Nigeria just got crossed off a list no country wants to be on. It's a huge win for us all.

In 2012, over half of the world's polio cases were in Nigeria.

But then something amazing happened.

This year, they've had ... zero.

A substantial drop to zero cases of polio in 2015. You do the math. That's incredible.


I know, right? GIF via "Full House."

As the country celebrates going an entire year without a single case of the crippling disease, the entire continent of Africa can too. Nigeria is the last of the African countries to suffer from it. That's huge! And it's huge for all of us — including you.

Think of the progress made: It wasn't that long ago polio was everywhere — including the U.S. — crippling hundreds of thousands of kids a year.

If you grew up in the U.S. in the 1950s, you lived in fear of this horrible disease cutting your healthy childhood short. Even as recently as 1988, polio was a devastating problem in 128 countries.

In 2014, there were three countries that hadn't eliminated polio: Nigeria, Pakistan, and Afghanistan.

Go ahead and cross Nigeria off that list.

Maps via CDC.

How in the heck did they manage to get rid of it?

It wasn't magic, and it didn't come easy. Between misinformation, politics, and violence, there have been some major roadblocks in the past years.

It turns out when you have the resources and agree to work together, powerful things can happen — and more kids get a chance at a healthy life.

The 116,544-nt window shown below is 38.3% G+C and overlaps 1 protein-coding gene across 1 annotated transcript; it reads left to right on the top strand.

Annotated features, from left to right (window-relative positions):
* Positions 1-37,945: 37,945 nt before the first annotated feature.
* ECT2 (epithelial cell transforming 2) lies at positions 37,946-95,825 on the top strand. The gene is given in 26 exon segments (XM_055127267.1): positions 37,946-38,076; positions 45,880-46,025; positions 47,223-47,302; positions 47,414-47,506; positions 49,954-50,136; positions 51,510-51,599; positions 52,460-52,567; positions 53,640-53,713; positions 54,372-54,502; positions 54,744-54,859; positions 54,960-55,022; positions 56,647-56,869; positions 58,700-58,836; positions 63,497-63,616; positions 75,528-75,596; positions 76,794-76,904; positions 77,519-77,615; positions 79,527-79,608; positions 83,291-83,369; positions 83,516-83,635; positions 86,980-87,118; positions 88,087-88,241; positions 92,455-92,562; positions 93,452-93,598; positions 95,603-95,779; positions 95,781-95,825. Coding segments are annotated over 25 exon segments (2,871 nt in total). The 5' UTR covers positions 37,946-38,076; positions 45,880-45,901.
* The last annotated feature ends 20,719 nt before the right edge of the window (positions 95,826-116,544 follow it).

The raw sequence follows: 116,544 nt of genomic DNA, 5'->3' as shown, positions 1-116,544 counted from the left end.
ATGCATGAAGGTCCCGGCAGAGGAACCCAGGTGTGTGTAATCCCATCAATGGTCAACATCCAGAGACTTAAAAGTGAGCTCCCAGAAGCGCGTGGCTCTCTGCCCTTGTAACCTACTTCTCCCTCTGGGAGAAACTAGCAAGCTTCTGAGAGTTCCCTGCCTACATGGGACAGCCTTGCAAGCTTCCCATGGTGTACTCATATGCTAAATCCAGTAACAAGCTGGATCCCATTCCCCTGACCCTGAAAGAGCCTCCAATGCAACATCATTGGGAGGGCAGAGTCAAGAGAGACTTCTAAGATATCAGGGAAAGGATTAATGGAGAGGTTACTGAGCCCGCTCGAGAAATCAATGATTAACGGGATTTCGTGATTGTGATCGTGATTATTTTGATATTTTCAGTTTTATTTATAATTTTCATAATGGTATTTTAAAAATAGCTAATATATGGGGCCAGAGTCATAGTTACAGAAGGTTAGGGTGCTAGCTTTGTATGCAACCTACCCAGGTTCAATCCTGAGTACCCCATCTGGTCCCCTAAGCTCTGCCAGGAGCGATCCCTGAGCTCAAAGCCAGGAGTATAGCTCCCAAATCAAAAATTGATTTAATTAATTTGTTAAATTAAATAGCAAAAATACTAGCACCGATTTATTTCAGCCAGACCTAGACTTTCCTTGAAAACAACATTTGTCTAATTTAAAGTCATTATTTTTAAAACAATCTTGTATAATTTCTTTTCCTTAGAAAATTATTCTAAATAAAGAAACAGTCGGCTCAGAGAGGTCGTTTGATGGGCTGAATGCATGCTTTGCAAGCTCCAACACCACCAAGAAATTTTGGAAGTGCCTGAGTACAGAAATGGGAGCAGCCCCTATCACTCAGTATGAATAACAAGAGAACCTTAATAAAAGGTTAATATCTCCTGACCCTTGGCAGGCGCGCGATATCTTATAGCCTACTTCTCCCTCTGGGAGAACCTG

Kids being kids. Via Jeremy Weate/Flickr.

A recent joint effort between the Nigerian government, community members, religious leaders, and thousands of health workers with an awesome vaccination program helped kick polio to the curb.

Hopefully for good.

Vaccination programs and close monitoring helped make polio disappear in so many countries — and now in Nigeria too. We're on our way to completely eradicating it globally because of them.

But since the disease is contagious and can spread so fast, it'll take two more years of no polio cases in Nigeria for it to be declared completely polio-free. But hey, you gotta start somewhere. Cheers to Nigeria!

Next up: Pakistan and Afghanistan. There is work to be done — but it can be done.

Polio sucks. Image via CDC/Flickr.

There are entire generations of people who have never even had to consider polio.

There are people who have never known anyone with the disease or had to fear it themselves. They might not even understand the damage its caused all over the world — or how it works. (Ask Google or your grandma).

I can't wait until no one in the world has to think about polio anymore.

We're so close to eliminating polio from the earth! And when we do, it'll be one of the greatest achievements in our human history. It's going to be awesome.

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via EarthFix / Flickr

What will future generations never believe that we tolerated in 2019?

Dolphin and orca captivity, for sure. They'll probably shake their heads at how people died because they couldn't afford healthcare. And, they'll be completely mystified at the amount of food some people waste while others go starving.

According to Biological Diversity, "An estimated 40 percent of the food produced in the United States is wasted every year, costing households, businesses and farms about $218 billion annually."

There are so many things wrong with this.

First of all it's a waste of money for the households who throw out good food. Second, it's a waste of all of the resources that went into growing the food, including the animals who gave their lives for the meal. Third, there's something very wrong with throwing out food when one in eight Americans struggle with hunger.